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Thread: Menards Ultra Quiet Air Compressor

  1. #1
    Join Date
    Jan 2011
    Location
    Montfort, Wi.
    Posts
    804

    Menards Ultra Quiet Air Compressor

    I've been having issues with tractor tires and the little portable compressor I have just isn't doing the job. I had a California Air Compressor 20 gal and liked it until the windings went bad in the motor. I wasn't going to get another but my wife reminded me of the noise my old Ingersoll Rand 20 gal. compressor made. I'd forget to turn it off and it would come on in the night and since I can't hear, it was no problem. Not so with her. Anyway I purchased this from Menards: https://www.menards.com/main/p-15360...gn=Masterforce They have there 11% off, which means we have a gift certificate to shop in their store for $44 worth of stuff.

    I've always modified the drain because as you can see it's smack dab in the middle, which makes sense unless you 80 years old with arthritis. air tank.jpg

    What would you suggest? I've seen auto drain systems but have no experience with them. In the past I've just removed the drain, installed an elbow and a hose and put the drain plug on the end of that. It's difficult figuring out the size wrench needed. It appears to be between 1/2 and 9/16ths.

  2. #2
    Join Date
    Mar 2010
    Location
    Somewhere in the Land of Lincoln
    Posts
    2,563
    Get a 90 street el and go to the farm store and get a hydraulic hose with the same size male pipe threads. Either grab a pipe coupler or get a ball valve with female threads to screw on the end of the hose. 15 or 18 inches long should be sufficient length. You also could use a piece of pipe similar length and operate with your foot if you go with the ball valve as well.

  3. #3
    Join Date
    Sep 2016
    Location
    Modesto, CA, USA
    Posts
    9,975
    Street el and I used pex to a ball valve. Try that first and add an auto drain onto the longer pipe if needed
    Bill D.

  4. #4
    Join Date
    Jan 2011
    Location
    Montfort, Wi.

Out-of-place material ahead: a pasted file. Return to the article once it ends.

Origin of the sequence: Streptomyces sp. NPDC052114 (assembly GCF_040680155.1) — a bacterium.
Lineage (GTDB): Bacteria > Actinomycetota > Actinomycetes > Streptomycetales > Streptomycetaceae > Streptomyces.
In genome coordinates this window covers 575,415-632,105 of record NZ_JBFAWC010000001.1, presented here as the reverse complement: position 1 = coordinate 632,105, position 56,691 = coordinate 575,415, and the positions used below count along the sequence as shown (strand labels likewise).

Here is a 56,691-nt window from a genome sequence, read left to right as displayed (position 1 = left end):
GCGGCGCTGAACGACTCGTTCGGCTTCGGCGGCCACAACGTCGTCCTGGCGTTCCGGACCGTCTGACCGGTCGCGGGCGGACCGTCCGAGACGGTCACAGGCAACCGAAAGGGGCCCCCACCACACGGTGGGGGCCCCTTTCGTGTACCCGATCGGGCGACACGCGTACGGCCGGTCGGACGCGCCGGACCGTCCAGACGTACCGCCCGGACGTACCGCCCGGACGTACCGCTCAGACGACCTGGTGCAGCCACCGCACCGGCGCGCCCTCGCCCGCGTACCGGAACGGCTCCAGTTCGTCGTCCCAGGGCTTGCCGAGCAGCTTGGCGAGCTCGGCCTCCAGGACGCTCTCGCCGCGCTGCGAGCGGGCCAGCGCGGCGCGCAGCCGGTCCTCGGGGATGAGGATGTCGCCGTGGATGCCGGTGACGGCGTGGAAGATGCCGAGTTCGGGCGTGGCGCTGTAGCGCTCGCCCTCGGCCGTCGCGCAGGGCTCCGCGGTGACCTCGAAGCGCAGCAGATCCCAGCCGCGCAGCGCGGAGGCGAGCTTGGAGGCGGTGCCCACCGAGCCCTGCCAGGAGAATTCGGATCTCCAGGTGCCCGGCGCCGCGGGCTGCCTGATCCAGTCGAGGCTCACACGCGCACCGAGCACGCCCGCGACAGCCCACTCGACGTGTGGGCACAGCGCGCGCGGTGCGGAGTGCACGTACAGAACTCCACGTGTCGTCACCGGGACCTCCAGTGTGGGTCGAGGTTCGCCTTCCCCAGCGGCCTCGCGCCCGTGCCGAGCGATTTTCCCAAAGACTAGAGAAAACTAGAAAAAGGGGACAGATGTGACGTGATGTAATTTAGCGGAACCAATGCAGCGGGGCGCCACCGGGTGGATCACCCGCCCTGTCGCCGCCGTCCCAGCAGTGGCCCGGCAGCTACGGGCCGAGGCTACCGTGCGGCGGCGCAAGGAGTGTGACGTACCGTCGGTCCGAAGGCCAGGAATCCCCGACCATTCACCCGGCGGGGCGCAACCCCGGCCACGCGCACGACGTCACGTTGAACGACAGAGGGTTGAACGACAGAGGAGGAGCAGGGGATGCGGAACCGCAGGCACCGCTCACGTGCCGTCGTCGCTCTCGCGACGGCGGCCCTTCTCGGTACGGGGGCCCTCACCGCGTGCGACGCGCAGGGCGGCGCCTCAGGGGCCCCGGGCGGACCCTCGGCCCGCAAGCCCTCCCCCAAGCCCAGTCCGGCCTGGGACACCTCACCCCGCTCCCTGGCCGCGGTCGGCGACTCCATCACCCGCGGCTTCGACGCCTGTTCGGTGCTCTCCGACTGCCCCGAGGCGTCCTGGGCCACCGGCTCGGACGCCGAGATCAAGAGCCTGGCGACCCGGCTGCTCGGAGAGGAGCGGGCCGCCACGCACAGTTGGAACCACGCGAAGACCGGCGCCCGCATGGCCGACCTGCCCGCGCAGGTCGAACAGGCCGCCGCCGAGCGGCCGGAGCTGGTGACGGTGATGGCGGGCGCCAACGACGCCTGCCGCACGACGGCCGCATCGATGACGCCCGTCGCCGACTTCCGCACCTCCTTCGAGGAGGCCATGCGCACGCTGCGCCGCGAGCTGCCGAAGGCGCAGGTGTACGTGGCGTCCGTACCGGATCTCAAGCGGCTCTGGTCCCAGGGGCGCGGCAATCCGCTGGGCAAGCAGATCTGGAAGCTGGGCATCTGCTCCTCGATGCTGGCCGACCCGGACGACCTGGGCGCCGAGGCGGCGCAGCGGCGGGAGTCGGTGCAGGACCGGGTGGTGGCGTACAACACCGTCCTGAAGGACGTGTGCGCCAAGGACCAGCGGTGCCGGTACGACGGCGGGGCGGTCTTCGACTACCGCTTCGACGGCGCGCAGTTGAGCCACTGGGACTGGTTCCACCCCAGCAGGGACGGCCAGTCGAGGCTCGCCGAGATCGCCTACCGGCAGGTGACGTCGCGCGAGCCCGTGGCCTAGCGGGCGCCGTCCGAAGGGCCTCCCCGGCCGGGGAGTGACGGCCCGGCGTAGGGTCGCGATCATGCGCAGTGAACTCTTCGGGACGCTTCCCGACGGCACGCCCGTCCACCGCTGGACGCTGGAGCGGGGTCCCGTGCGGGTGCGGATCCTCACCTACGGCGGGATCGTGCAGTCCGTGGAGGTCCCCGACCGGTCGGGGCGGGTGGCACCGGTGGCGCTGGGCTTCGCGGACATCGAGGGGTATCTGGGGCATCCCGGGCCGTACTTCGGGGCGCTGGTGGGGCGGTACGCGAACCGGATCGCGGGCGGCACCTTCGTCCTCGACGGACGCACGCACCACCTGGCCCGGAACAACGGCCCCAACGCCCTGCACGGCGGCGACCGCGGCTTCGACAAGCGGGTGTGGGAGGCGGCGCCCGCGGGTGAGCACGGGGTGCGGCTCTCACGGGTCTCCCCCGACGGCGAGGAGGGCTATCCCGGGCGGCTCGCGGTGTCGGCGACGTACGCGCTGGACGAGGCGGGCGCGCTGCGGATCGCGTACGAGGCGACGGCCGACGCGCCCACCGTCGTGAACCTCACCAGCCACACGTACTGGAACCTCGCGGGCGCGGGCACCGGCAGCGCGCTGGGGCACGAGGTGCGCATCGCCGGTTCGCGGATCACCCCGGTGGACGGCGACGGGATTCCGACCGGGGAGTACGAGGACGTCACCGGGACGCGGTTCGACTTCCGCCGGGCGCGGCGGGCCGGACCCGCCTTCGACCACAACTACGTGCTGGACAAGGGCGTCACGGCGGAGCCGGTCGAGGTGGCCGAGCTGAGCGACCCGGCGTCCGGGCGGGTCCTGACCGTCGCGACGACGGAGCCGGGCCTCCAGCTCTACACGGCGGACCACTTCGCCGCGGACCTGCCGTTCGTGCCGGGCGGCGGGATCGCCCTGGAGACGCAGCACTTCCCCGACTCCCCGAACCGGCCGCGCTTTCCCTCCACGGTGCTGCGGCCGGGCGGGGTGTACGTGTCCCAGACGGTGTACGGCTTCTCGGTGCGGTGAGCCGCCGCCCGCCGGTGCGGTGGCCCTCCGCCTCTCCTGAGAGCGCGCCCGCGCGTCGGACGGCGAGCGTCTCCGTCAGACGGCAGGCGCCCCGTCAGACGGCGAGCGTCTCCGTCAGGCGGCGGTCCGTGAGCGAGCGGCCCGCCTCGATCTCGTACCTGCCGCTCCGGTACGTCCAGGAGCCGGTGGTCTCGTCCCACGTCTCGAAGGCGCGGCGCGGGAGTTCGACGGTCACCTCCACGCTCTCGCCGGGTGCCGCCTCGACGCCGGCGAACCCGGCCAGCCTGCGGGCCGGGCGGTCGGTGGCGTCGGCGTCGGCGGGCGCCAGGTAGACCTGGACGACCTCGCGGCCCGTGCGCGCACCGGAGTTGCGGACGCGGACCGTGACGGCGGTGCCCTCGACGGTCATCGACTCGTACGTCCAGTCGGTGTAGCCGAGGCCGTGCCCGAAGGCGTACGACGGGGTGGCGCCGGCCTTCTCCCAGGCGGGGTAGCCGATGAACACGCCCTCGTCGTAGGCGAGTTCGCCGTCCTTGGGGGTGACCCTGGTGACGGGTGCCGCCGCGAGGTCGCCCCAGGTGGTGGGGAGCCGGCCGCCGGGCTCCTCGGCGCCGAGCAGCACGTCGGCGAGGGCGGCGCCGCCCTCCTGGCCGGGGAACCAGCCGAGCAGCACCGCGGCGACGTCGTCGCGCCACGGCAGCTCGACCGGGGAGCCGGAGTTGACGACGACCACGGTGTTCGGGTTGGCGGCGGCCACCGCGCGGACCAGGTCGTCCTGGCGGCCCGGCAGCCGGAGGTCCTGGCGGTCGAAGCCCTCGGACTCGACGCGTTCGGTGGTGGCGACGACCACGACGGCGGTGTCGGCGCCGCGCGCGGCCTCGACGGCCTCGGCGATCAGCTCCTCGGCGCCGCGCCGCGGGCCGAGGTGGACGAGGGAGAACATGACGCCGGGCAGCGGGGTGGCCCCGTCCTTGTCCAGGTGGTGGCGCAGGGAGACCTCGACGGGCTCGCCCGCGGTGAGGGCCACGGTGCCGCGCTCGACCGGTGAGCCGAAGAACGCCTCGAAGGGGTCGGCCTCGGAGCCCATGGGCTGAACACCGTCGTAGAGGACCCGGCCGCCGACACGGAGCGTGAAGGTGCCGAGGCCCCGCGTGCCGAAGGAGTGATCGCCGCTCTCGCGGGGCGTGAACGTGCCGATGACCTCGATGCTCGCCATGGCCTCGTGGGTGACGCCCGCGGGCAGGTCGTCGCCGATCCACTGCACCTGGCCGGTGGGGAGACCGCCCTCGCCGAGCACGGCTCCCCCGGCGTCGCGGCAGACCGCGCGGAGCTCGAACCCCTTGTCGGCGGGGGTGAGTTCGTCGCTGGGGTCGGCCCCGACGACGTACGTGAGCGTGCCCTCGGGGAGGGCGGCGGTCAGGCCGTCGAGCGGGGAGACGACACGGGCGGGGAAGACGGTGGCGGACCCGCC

Posts
    804
    Thank you for those suggestions. I'm using the compressor now making sure it's ok before I mess with it. I guess I'll have to use a pipe wrench to the original off. I've read about people breaking off the valve leaving some of the threads still in the opening. I sure would hate to have that happen.

  5. #5
    Quote Originally Posted by Dave Fritz View Post
    It appears to be between 1/2 and 9/16ths.
    Probably 14mm
    That being said, you'll need to make sure what standard of plumbing threads are there.


    https://www.solenoid-valve.world/BSP...ad-Information

  6. #6
    Join Date
    Jul 2007
    Location
    NE OH
    Posts
    2,626
    Dave,

    So how quiet is it? (Maybe ask your wife! )
    --I had my patience tested. I'm negative--

  7. #7
    Join Date
    Dec 2019
    Location
    Columbus, OH
    Posts
    291
    I'd be surprised if the threads weren't 1/4" NPT, but I could be wrong.

    When I pulled the old drain valves off my compressor to replace with ball valves, the proper size wrench (yes I checked both my SAE and metric sizes) ended up rounding off the flats before the valve would loosen. A 10" pipe wrench made quick work of actually getting the valves out because of it's self tightening geometry.

  8. #8
    Quote Originally Posted by Myles Moran View Post
    I'd be surprised if the threads weren't 1/4" NPT, but I could be wrong.

    When I pulled the old drain valves off my compressor to replace with ball valves, the proper size wrench (yes I checked both my SAE and metric sizes) ended up rounding off the flats before the valve would loosen. A 10" pipe wrench made quick work of actually getting the valves out because of it's self tightening geometry.
    They probably are 1/4" but when you come accross a metric fitting or odd size, it's always good to check with a "known" fitting.

  9. #9
    Join Date
    Feb 2003
    Location
    Doylestown, PA
    Posts
    7,568
    I did like others and added a 1/4" NPT street ell, 12" nipple and ball valve. I was able to position things so they were pretty protected but reachable. In my mind adding a pipe extensions leaves a place for water to sit besides in the tank. Nipples are easy to replace if needed, air compressor tanks less so.

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